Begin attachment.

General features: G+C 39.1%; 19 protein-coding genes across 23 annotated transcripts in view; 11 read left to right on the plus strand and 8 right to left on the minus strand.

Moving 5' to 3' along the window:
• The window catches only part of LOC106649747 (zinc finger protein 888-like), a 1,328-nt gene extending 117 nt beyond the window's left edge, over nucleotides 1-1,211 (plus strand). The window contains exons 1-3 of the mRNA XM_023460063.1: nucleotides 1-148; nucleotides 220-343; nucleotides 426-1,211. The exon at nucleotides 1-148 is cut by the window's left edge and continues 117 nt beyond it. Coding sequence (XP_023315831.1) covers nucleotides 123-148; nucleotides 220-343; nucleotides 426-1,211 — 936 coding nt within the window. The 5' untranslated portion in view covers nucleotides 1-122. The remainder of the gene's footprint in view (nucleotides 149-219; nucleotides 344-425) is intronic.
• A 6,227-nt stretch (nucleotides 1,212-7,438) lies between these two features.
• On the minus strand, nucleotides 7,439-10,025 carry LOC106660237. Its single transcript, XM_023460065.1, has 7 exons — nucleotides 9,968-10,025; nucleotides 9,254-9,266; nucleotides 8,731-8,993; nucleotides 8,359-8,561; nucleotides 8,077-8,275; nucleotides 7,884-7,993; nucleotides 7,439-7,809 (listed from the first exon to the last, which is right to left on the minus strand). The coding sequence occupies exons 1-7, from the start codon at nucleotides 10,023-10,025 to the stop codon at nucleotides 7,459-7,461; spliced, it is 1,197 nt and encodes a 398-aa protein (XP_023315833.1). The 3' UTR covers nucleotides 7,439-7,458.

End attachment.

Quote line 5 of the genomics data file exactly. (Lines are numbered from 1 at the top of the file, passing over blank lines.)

• On the minus strand, nucleotides 7,439-10,025 carry LOC106660237. Its single transcript, XM_023460065.1, has 7 exons — nucleotides 9,968-10,025; nucleotides 9,254-9,266; nucleotides 8,731-8,993; nucleotides 8,359-8,561; nucleotides 8,077-8,275; nucleotides 7,884-7,993; nucleotides 7,439-7,809 (listed from the first exon to the last, which is right to left on the minus strand). The coding sequence occupies exons 1-7, from the start codon at nucleotides 10,023-10,025 to the stop codon at nucleotides 7,459-7,461; spliced, it is 1,197 nt and encodes a 398-aa protein (XP_023315833.1). The 3' UTR covers nucleotides 7,439-7,458.